CAUTION: Parenting While Sleep Deprived

Sleep. It all takes on a new level of importance and elusiveness when little humans enter your life.   On some level, this is an acknowledged and commonly held understanding.  In large part, our culture tends to acknowledge sleep is "good" and then just as quickly ignore this fact to keep up with the pace we feel we "ought to" be walking through life.

So, have you ever been told exactly WHY sleep is important? What about the effects lack of, or interruption of, sleep DOES TO THE BRAIN AND BODY?   How about the possible effects of PARENTING WHILE SLEEP DEPRIVED?

Let's assume you are a visual learner like we are and show you first: 

 No sleep = no joke

No sleep = no joke

Uh oh, sleep deprivation is effecting WHAT?

  • COGNITIVE abilities
  • Attention span
  • REACTION timing 
  • Ability to LEARN NEW SKILLS and MEMORY acquisition (baby brain anyone?)
  • impairing our moral JUDGMENT and REASONING 
  • Negative MOODS, potential for anxiety & depression
  • Irritability and hostility
  • Chronic health issues
  • Decreased ability for the body to heal/suppressed immune system
  • Increase of the STRESS hormone, cortisol
  • PSYCHOSIS?! (1-2 of every 1000 women experience Postpartum Psychosis)

What does baby sleep look like?

 baby sleep= unpredictable AND EVER CHANGING

baby sleep= unpredictable AND EVER CHANGING

Most parents, if being honest, will tell you they want to shoot daggers from their eyeballs at those who use the (incredibly inaccurate) cliche that is somehow intended to have positive connotation, "I slept like a baby!"

Parents of babies and young children sleep like CRAP.  In more clinical terms, interrupted sleep that is par for the course at some time or another for parents of young children, can begin in pregnancy and is also associated with fertility struggles and treatments. 

"Sleep debt," is the cumulative effect of not getting enough sleep.  Both deprivation and interruption of sleep have huge negative consequences.  In addition to whatever else may interrupt or alter your sleep as an adult, adding children to the picture adds additional DEBT TO YOUR SLEEP BANK at some time or another.

The vast majority of sleep research studies that have been done thus far include participants who are not pregnant or parents and know they can discontinue at any point and return to their normal sleep pattern at any time.  PARENTS do not have this luxury and THIS can cause a great deal of distress, desperation and certainly can have the chronic effects we discussed earlier.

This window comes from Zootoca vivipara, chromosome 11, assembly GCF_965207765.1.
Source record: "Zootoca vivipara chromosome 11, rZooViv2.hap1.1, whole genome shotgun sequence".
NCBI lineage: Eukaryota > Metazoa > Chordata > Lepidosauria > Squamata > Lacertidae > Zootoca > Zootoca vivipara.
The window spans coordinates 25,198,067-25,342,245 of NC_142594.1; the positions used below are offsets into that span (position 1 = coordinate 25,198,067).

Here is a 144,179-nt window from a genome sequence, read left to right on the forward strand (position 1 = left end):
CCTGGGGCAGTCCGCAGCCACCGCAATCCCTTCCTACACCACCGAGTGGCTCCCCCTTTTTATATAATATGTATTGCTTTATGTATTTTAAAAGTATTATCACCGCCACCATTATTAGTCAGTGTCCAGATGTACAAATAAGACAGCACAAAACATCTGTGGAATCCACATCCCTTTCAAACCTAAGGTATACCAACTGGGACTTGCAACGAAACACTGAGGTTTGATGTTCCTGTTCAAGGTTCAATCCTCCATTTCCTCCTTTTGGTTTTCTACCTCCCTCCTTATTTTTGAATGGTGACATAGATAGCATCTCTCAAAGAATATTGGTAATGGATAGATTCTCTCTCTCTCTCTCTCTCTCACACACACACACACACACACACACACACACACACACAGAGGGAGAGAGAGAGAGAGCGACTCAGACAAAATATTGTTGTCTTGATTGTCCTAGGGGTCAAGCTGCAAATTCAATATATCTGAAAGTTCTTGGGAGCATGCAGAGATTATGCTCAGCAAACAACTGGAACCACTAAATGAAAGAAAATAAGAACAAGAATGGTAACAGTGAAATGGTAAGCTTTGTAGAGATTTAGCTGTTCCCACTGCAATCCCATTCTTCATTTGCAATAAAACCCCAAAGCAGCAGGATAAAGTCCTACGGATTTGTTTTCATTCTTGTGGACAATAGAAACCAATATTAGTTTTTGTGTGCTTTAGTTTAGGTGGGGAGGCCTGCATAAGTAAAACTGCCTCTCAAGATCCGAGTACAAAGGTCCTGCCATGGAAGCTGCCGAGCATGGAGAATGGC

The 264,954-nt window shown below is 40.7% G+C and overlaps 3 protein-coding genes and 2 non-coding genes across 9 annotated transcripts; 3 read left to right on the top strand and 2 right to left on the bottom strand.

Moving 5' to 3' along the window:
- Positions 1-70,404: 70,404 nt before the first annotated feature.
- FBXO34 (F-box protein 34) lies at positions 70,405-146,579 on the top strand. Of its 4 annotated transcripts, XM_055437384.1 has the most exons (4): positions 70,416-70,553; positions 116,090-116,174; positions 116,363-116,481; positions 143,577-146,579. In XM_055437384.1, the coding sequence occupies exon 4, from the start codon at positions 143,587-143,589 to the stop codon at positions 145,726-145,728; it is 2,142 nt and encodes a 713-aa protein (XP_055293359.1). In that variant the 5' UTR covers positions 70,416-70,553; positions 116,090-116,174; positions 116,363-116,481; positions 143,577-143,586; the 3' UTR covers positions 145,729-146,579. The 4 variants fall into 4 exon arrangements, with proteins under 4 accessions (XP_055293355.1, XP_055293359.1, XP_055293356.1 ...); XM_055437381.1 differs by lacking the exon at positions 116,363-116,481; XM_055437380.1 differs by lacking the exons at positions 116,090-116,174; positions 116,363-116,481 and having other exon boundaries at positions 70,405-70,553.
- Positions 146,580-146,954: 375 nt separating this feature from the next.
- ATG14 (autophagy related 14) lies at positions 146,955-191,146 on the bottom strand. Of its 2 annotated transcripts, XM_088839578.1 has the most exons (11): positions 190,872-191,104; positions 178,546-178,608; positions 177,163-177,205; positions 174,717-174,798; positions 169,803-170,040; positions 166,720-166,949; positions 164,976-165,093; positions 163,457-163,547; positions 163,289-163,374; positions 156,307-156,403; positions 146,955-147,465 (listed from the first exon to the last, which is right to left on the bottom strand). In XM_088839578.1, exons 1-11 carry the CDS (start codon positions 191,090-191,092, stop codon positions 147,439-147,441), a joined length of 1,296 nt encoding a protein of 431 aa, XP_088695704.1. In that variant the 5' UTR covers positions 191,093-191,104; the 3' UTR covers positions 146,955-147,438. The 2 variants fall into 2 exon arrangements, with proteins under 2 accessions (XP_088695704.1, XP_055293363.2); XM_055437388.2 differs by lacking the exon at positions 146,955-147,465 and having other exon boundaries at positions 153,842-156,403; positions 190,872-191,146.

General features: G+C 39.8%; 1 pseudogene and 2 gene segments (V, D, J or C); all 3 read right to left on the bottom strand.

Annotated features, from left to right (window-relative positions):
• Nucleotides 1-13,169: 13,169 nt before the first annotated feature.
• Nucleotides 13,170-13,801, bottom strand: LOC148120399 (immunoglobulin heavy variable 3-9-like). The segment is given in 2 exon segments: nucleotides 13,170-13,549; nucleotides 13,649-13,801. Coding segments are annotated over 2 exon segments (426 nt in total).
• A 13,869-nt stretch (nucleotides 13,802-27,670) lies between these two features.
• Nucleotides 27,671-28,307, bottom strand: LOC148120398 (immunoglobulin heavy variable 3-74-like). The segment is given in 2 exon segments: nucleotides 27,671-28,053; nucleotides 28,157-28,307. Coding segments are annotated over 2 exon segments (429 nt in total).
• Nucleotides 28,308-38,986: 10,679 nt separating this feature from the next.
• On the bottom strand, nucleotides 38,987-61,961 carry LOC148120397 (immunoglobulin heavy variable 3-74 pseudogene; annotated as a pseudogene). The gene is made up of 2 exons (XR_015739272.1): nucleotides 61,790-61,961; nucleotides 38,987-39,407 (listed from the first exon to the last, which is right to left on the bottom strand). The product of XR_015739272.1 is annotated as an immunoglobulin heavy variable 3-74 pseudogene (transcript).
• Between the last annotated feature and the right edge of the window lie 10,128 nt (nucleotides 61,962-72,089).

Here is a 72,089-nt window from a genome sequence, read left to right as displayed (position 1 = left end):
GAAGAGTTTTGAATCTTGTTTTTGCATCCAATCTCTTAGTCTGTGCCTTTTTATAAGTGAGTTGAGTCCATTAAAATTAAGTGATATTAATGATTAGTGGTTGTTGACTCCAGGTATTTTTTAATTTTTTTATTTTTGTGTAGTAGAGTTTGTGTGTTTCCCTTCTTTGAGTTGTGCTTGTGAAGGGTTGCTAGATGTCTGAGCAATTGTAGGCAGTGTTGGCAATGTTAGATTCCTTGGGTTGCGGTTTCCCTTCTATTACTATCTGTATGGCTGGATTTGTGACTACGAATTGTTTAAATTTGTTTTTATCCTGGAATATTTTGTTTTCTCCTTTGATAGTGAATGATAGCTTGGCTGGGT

We warn people about driving while sleep deprived.

Where are the considerations, warnings or education about the effects sleep deprivation can have on parenting?

That's right, just suck it up.  It's part of parenting.  Wait, what?

There are national movements and efforts aimed at having babies sleep safely, ride in cars safely, be HANDLED safely (Don't shake the baby), parents interacting with their babies to stimulate growth properly- learn this, do that, don't do this, do that. Remember, we are also a culture that values productivity and forward movement.

This doesn't leave much room for parents to put any emphasis on transitioning to parenthood, recovering from childbirth or a loss, parenting multiples or a child with chronic or special health issues.  We also see that due to the interruptions in restorative sleep during this time, OUR BRAIN AND BODY aren't functioning at optimal or even normal levels. 

Mom and Dad may not even be able to learn and retain information or have their normal levels of reasoning and judgment with all of these messages of parenting safely and optimally.  Their brain and body may also be inundated with cortisol, the stress hormone which may affect a baby's development during pregnancy and the interactions between parent and baby once baby is earthside.


Considerations for the effect interrupted sleep and lack of sleep may have on your parenthood journey are important to attend to.  Flexibility in the expectations you have on yourself while in the midst of unpredictable sleep cycles must be considered.  Perhaps planning to invest in ways that are more helpful for you and your growing family such as inviting a trusted family member, friend or paid caregiver to be present in ensuring opportunities for better sleep.  This as opposed to preparing a baby registry that is filled with items you may find much less important when your eyelids, patience and health are threatening to give out.

Can we begin to change the way we view the priorities of early parenthood (when the quality of interactions between parents and child are so important, yet sleep is sometimes nowhere to be found) when we recognize the importance of taking time to protect sleep, heal the body and attend to our emotional health?  

Lauren DePaolaComment